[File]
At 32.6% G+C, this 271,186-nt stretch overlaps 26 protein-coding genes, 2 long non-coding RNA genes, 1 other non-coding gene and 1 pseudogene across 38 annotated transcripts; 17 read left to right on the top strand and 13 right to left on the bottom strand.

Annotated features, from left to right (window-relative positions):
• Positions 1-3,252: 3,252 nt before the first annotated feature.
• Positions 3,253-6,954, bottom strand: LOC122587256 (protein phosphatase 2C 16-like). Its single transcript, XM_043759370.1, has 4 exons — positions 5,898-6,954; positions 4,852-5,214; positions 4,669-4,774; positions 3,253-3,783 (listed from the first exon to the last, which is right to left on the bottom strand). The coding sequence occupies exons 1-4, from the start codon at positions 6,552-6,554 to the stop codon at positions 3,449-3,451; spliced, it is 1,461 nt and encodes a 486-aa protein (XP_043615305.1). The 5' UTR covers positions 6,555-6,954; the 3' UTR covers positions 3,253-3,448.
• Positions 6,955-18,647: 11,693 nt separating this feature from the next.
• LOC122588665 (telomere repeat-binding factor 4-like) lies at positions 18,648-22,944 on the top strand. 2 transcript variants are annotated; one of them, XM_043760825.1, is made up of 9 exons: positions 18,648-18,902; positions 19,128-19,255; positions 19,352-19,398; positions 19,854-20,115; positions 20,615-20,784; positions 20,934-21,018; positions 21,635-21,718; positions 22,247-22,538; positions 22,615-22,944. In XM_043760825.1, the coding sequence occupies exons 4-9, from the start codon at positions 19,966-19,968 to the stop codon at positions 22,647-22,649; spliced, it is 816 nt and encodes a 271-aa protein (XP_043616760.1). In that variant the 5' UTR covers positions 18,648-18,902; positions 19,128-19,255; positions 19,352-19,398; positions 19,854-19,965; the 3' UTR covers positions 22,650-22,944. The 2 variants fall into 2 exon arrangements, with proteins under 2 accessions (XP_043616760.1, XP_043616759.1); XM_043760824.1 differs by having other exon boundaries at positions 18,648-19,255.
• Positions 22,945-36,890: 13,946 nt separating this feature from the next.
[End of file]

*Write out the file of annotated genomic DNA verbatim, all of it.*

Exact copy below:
At 32.6% G+C, this 271,186-nt stretch overlaps 26 protein-coding genes, 2 long non-coding RNA genes, 1 other non-coding gene and 1 pseudogene across 38 annotated transcripts; 17 read left to right on the top strand and 13 right to left on the bottom strand.

Annotated features, from left to right (window-relative positions):
• Positions 1-3,252: 3,252 nt before the first annotated feature.
• Positions 3,253-6,954, bottom strand: LOC122587256 (protein phosphatase 2C 16-like). Its single transcript, XM_043759370.1, has 4 exons — positions 5,898-6,954; positions 4,852-5,214; positions 4,669-4,774; positions 3,253-3,783 (listed from the first exon to the last, which is right to left on the bottom strand). The coding sequence occupies exons 1-4, from the start codon at positions 6,552-6,554 to the stop codon at positions 3,449-3,451; spliced, it is 1,461 nt and encodes a 486-aa protein (XP_043615305.1). The 5' UTR covers positions 6,555-6,954; the 3' UTR covers positions 3,253-3,448.
• Positions 6,955-18,647: 11,693 nt separating this feature from the next.
• LOC122588665 (telomere repeat-binding factor 4-like) lies at positions 18,648-22,944 on the top strand. 2 transcript variants are annotated; one of them, XM_043760825.1, is made up of 9 exons: positions 18,648-18,902; positions 19,128-19,255; positions 19,352-19,398; positions 19,854-20,115; positions 20,615-20,784; positions 20,934-21,018; positions 21,635-21,718; positions 22,247-22,538; positions 22,615-22,944. In XM_043760825.1, the coding sequence occupies exons 4-9, from the start codon at positions 19,966-19,968 to the stop codon at positions 22,647-22,649; spliced, it is 816 nt and encodes a 271-aa protein (XP_043616760.1). In that variant the 5' UTR covers positions 18,648-18,902; positions 19,128-19,255; positions 19,352-19,398; positions 19,854-19,965; the 3' UTR covers positions 22,650-22,944. The 2 variants fall into 2 exon arrangements, with proteins under 2 accessions (XP_043616760.1, XP_043616759.1); XM_043760824.1 differs by having other exon boundaries at positions 18,648-19,255.
• Positions 22,945-36,890: 13,946 nt separating this feature from the next.